Aug 23 (Reuters) - General Mills Inc agreed to stop calling the oats in its Nature Valley granola bars 100 percent natural to settle a lawsuit by three consumer groups that said the bars contained small amounts of the pesticide commonly known as RoundUp.
Beyond Pesticides, Moms Across America and the Organic Consumers Association on Thursday said the settlement calls for General Mills to remove the phrase "Made with 100% Natural Whole Grain Oats" from Nature Valley labels.
The groups said independent tests showed that the granola bars contained 0.45 part per million of glyphosate, and that oats were the "most likely" source of the pesticide.
While this was below the maximum 30 parts per million that the U.S. Environmental Protection Agency recommends, the groups said General Mills' label was deceptive and that "no reasonable consumer" would expect the bars to contain anything unnatural.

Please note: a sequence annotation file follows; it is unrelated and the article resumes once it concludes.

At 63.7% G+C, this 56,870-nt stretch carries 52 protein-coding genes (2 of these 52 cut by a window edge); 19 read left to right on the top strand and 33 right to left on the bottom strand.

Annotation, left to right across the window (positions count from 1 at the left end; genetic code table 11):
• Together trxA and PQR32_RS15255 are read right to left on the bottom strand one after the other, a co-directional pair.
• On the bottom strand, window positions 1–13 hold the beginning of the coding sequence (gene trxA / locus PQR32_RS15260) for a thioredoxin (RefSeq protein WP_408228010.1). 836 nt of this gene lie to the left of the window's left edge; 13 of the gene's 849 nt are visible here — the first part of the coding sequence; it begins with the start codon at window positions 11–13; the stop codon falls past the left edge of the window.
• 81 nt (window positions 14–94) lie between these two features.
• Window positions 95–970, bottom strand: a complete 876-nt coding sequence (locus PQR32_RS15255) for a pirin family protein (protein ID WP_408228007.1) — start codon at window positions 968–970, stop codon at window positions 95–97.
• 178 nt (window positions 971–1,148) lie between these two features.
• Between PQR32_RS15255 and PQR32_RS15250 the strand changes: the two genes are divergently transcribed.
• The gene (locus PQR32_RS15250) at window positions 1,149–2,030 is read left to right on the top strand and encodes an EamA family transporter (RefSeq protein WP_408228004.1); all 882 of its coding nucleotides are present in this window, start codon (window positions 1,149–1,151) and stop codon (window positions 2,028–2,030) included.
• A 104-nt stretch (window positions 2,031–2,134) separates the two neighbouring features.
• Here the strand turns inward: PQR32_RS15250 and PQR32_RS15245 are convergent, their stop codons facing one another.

General Mills did not respond to several requests for comment.
The settlement came 13 days after a San Francisco jury ordered Monsanto Co to pay a school groundskeeper $289 million after he said his exposure to its RoundUp weedkiller and another glyphosate herbicide caused his non-Hodgkin's lymphoma.
Bayer AG, which now owns Monsanto, has said it would appeal the jury's verdict.
The General Mills lawsuit was one of many accusing food companies of using deceptive labels, including terms such as "natural" that do not have clearly understood meanings, to induce consumers to buy or pay more for their products.
In July 2017, a Minneapolis federal judge dismissed a proposed class action lawsuit over General Mills' "100% Natural" label, saying that even if the oats contained traces of glyphosate, "there is no allegation that the oats, themselves, are not natural."
A subsequent appeal was dismissed.
The consumer groups had sued General Mills two years ago in Superior Court in Washington, D.C.
The Organic Consumers Association sued Unilever Plc in the same court on July 9 over its labeling for Ben & Jerry's ice cream, including a claim over the use of glyphosate. (Reporting by Jonathan Stempel in New York; Editing by Dan Grebler)